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The Horde (2009)

  Tags: action, Benjamin Rocher, blood, foreign, france, french, gangs, gore, la horde, the horde, undead, walking dead, Yannick Dahan, Zombie Movies

Your rating: None Average: 6.2 (11 votes)
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Yannick Dahan, Benjamin Rocher
90 minutes
Eriq Ebouaney, Jean-Pierre Martins, Jo Prestia, Claude Perron, Alain Figlarz, Doudou Masta

France has become quite the country to rely on when it comes to bloody and hyper-violent horror flicks, so when word came down that the genre was going to get a zombie film from'em naturally it was met with a lot of high expectations. The Horde is a movie that I've been anticipating since I first heard of it a couple years back and finally having seen the pic, it pains me to say that it left me rather disappointed...

Fueled with revenge over the death of a fellow police officer, a small group of corrupt cops decide to infiltrate a rundown apartment building, where the gang that killed their comrade are holed up at. However, the bad blood between the two groups is put on hold when they realize that the recently deceased are re-animating and looking to take a bite outta some living flesh.

This is far from a bad film, but it isn't particularly a good one either. We fans have grown to expect very little as far as story goes within the zombie sub-genre, but the "story" in this film is almost non-existent. The brief plot-outline I gave above is pretty much the entire story. We also receive absolutely no information as to why these people have become zombies.

This isn't exactly uncommon, but we're usually at least given some minor clues that leave us to our own conclusions as to how things came to be. In this movie things just are and we have to simply accept that. There's a scene early on that has our leads looking over the seemingly chaotic city from a distance depicting that it's also happening outside the apartment complex, but none of what's happening on the outside is explored more than that.

There's a lot of lost potential here, as it could have been a truly great film. For instance, there's no sense of urgency or tension that you'd expect it to have. Yes, the groups are trapped in the building and are looking for a way out, but we don't really feel as though the situation is as dire as it should've been.

There are many scenes in the middle where the leads seem kind of relaxed, just fending off against a few zombies, then spending the next 15-or-so minutes talking and assessing the situation before they encounter a couple more zombies. At least with [Rec] (another film set primarily in an apartment building) they offered a lot of tension and captured the claustrophobic no-way-out situation perfectly. They never really had much chance to catch a breath like the characters in this movie did.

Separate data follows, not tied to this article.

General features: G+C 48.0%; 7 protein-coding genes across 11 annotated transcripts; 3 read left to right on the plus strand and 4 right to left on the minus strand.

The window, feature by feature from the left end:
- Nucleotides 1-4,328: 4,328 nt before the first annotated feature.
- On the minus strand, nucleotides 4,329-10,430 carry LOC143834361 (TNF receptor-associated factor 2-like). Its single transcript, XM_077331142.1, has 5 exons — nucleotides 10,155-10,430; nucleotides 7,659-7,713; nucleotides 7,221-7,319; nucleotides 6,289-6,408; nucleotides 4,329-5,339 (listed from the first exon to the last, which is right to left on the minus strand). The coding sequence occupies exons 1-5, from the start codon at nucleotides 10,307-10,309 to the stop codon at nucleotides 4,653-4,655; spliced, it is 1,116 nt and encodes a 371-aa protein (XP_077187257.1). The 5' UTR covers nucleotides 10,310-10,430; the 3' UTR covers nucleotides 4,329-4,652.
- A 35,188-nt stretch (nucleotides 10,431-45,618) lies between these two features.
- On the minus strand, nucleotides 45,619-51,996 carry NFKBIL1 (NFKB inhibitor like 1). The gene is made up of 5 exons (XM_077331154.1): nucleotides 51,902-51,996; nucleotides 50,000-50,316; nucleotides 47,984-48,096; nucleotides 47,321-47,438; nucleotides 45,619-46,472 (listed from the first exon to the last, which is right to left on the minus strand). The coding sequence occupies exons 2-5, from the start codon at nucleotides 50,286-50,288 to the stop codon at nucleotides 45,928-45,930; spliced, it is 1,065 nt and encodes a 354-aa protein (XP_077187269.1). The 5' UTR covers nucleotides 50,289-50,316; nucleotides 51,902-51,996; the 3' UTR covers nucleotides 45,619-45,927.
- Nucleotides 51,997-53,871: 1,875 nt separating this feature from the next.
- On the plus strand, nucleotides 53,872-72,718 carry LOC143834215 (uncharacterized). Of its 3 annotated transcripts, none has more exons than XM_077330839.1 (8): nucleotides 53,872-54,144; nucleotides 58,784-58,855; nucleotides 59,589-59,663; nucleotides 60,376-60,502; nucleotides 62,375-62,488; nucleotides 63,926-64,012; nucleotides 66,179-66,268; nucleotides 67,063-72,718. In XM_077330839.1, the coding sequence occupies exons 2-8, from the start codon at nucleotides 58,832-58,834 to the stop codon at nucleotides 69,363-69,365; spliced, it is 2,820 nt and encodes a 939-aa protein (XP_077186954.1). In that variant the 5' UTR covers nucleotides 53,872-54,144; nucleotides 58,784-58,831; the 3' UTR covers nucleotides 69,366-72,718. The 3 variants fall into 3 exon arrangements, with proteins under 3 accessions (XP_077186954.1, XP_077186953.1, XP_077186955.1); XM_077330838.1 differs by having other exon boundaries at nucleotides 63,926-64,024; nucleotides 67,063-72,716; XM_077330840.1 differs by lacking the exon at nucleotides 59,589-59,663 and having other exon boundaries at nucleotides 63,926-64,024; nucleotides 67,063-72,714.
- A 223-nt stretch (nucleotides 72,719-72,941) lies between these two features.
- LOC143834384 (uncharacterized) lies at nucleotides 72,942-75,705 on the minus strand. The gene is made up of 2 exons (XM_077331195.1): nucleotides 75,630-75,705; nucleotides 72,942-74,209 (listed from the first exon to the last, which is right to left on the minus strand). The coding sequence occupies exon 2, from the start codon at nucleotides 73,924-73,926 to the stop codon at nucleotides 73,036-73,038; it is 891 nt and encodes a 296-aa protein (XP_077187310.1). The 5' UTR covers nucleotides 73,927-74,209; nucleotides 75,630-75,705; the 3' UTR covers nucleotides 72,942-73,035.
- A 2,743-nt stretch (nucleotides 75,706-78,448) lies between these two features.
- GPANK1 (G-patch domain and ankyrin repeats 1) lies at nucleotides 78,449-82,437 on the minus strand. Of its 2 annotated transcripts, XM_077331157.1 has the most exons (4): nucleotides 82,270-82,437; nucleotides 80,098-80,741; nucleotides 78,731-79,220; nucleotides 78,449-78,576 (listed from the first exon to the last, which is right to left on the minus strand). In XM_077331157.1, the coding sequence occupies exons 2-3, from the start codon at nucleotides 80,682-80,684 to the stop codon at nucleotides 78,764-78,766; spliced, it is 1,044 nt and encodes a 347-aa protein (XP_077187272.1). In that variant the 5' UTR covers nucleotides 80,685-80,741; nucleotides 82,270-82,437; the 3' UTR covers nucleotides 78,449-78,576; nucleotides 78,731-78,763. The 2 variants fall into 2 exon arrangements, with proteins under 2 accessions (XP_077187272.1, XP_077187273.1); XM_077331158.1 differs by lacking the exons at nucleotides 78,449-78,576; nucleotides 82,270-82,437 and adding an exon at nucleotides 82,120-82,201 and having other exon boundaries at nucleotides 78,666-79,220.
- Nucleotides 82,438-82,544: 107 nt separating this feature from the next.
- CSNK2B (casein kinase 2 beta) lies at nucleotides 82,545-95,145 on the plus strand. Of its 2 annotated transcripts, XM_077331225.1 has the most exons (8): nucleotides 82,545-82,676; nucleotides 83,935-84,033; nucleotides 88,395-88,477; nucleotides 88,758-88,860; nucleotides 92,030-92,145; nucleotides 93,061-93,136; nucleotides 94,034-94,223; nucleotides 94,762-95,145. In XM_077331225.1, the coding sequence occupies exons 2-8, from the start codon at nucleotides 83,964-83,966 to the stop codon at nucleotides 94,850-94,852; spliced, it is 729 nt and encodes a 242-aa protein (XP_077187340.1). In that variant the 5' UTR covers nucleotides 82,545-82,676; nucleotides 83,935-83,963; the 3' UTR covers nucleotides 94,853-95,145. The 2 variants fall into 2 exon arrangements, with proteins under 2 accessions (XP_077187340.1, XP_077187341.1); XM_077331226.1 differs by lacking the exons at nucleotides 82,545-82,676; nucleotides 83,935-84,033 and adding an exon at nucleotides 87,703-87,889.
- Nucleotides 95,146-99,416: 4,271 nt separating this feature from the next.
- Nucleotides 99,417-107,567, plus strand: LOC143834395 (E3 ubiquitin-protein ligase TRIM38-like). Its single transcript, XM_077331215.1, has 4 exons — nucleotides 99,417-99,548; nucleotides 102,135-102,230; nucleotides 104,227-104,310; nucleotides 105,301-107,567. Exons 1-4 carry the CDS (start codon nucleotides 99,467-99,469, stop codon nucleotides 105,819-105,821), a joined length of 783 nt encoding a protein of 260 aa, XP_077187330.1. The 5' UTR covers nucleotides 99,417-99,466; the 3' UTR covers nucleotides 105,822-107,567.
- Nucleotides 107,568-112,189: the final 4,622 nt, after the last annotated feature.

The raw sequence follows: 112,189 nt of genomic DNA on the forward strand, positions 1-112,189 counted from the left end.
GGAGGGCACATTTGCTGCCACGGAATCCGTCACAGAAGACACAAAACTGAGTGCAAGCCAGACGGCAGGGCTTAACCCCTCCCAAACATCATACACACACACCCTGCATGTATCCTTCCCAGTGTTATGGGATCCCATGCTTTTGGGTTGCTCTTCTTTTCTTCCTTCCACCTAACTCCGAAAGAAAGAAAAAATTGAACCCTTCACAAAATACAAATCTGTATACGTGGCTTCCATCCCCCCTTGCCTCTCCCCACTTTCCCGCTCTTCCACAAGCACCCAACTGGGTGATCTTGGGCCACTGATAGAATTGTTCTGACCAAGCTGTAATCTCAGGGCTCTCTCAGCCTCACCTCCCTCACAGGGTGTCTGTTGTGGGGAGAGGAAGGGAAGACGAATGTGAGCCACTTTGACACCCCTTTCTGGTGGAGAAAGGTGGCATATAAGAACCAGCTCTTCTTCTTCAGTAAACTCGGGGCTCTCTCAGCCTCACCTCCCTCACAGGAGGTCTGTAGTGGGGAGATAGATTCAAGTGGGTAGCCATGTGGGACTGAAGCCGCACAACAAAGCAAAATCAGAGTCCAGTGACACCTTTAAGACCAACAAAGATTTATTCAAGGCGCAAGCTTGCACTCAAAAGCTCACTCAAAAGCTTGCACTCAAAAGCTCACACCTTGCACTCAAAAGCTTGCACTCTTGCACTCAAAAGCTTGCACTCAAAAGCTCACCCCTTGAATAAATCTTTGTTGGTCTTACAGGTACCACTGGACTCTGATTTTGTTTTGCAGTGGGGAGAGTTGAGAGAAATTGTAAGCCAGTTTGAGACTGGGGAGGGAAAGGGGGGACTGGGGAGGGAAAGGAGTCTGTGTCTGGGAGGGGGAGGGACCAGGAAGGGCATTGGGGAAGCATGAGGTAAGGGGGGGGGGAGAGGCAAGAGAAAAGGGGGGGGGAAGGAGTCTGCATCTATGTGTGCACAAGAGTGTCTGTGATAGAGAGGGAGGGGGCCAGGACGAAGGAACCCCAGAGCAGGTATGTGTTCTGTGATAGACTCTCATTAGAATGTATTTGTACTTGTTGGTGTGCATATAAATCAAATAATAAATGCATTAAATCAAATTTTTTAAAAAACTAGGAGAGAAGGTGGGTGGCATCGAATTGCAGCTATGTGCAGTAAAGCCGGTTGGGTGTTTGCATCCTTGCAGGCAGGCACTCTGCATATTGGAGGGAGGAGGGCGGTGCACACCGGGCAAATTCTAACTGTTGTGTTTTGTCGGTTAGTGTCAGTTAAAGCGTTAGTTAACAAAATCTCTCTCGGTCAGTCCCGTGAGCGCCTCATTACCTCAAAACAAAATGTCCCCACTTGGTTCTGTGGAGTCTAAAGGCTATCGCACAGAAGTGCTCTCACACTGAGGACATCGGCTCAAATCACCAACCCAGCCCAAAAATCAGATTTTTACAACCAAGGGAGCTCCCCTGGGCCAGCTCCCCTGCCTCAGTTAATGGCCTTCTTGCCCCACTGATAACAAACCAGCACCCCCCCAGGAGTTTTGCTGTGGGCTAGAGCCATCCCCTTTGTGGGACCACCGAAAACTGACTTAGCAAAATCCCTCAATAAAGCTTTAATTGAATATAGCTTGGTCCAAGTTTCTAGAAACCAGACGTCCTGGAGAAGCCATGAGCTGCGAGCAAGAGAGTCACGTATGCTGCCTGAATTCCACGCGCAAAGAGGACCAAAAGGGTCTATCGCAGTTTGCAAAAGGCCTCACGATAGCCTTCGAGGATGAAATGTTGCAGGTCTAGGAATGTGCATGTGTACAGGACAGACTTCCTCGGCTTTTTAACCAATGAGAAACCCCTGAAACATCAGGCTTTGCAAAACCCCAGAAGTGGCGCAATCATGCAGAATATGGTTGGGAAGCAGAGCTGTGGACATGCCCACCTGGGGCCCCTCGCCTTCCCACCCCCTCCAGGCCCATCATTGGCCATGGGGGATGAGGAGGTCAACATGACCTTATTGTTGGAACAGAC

The leads really don't encounter an actual "horde" of zombies until towards the end, which (aside from the beginning) is the strongest and offered the most fuel-intense scenes. On a more positive side of things, the film had few cool characters and scenes, like one guy that takes on a some zombies with his bare hands and another scene towards the end with one dude fending off against dozens of zombies with only a couple hand guns and a machete.

Probably the best character in the movie is an old man that the group encounters later on that had been taking out zombies with an axe, however we don't get to see him use the axe anymore after that point since he eventually replaces it with a badass .30 cal machine gun! Sadly, we're given little-to-no character development for any of these characters.

The look of the zombies is what you'd expect from the modern-day fast-running undead. With the exception of the first zombie they encounter, they're all pretty standard, offering no real characteristics that separate one from the other. For some unknown reason the directors decided to do some sort of fast-motion effect with the  zombies in a couple scenes that just seemed unnecessary and out of place. Luckily they don't use that method much.

All negative aside, it's still a fairly entertaining pic, giving us a good amount of blood and violence that we've come to expect from France. It's a nice adrenaline ride towards the end, which makes up for a lot of the pacing issues encountered in the middle. Though, the movie does suffer from a rather poor ending, I can only hope that the filmmakers peruse a sequel that'll delve more into the origin of the zombie infestation.

The film gives us some cool characters and scenes, but lacks the creativity and atmosphere that it could've had.  With a non-existent story, pacing issues in the mid-mark and a poor ending, the movie's only redeeming values are the more fuel-intense scenes in the beginning and the end. Worth a check for zombie fans, as it's a decent flick, but don't expect much as far as originality or creativity goes.

Posted on May 22, 2010 - 7:31pm | FrighT MasteR